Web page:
Abstract: Two catalogs inventory field-recorded wax cylinders which document the music and language of Indian tribes in northeastern and southeastern United States from 1890-1930. The Northeastern Indian Catalog contains entries for 738 cylinders comprising 16 music and spoken word collections from the Chippewa, Fox, Iroquois, Kickapoo, Menominee, Passamaquoddy, Sauk, Shawnee, and Winnebago. The Southeastern Indian Catalog contains entries for 268 cylinders comprising 6 music and spoken word collections from the Alabama, Catawba, Cherokee, Chitimacha, Choctaw, and Seminole. Each catalog has its own introductory chapter and is divided into alphabetically arranged segments representing individual tribes or culture groups; cylinders in each segment are listed alphabetically by collector or collection. Introductions to each segment summarize basic information of scope, recording locations and dates, institutional affiliations, collectors, and collection characteristics. Bibliographies list published and unpublished materials. Catalog entries refer to individual cylinders and contain cylinder number, Archive of Folk Culture number, number assigned by collector, duration and quality of cylinder, collector's description of contents, performer, recording location and date, and notes containing technical information about sound quality, textual clarification, and genre classification. Maps show sites of field recordings. Photographs of collectors and performers appear throughout. Concordances accompany two large collection segments. (LFL)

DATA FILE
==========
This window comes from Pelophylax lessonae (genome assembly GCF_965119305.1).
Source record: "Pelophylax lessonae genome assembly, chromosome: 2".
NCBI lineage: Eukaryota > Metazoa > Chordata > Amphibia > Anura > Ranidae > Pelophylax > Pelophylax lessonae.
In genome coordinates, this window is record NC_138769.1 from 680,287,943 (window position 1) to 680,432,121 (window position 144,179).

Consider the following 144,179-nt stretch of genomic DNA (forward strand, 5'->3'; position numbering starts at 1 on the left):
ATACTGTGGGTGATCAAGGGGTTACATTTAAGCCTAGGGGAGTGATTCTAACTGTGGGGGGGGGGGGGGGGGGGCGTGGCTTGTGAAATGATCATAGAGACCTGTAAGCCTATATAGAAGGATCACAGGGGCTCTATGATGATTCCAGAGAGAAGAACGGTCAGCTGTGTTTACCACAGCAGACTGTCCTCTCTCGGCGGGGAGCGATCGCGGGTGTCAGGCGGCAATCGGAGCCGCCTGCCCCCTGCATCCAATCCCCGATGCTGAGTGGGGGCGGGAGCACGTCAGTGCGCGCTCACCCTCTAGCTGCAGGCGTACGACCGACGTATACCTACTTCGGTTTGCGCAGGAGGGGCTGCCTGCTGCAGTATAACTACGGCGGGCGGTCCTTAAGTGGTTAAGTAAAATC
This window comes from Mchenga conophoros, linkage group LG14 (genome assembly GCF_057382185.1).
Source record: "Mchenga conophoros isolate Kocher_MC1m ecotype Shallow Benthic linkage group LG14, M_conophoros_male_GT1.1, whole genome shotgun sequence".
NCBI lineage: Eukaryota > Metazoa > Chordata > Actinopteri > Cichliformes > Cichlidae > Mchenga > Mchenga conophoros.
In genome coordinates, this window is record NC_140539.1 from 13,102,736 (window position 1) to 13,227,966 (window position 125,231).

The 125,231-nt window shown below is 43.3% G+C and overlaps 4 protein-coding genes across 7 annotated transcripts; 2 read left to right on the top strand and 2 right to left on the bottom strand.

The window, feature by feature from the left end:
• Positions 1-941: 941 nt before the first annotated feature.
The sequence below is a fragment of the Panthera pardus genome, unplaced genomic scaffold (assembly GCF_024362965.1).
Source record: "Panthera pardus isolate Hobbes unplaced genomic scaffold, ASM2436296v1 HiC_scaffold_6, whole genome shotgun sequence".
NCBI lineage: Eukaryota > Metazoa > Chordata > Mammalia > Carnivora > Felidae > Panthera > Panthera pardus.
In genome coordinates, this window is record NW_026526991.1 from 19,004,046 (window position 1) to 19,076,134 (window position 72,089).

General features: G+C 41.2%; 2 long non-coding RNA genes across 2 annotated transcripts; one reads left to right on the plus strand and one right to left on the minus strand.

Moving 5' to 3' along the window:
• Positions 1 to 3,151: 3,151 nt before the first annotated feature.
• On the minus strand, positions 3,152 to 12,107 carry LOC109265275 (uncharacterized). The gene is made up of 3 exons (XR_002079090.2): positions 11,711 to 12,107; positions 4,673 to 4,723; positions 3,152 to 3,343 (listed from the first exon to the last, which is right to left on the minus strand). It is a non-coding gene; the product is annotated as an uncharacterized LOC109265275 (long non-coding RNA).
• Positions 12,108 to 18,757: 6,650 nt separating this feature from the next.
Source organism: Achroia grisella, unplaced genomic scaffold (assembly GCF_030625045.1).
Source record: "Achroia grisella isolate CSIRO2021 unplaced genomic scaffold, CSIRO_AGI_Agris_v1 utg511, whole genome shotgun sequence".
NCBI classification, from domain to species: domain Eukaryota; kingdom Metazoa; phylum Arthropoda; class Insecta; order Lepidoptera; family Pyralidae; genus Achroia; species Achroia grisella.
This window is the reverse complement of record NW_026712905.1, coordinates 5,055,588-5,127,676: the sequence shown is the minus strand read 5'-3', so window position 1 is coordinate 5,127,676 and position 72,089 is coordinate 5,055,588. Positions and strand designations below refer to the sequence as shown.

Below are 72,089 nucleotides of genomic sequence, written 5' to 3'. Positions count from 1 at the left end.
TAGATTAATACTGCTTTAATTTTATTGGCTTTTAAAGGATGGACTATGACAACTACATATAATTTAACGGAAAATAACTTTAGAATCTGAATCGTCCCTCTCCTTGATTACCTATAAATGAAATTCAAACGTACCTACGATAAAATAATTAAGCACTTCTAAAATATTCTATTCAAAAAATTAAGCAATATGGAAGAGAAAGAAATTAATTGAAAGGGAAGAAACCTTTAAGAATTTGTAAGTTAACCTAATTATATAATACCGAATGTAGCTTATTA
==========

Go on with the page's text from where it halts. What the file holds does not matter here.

[Gray 1988] Judith A. Gray (editor). The Federal Cylinder Project: A Guide to Field Cylinder Collections in Federal Agencies, Volume 3: Great Basin/Plateau Indian Catalog, Northwest Coast/Arctic Indian Catalog, Studies in American Folklife, Number 3, Volume 3, published by the Library of Congress, American Folklife Center, Washington, D.C., 1988, 300 pages. Search Google Scholar Flutopedia format citation APA format citation Chicago format citation MLA format citation Wikipedia format citation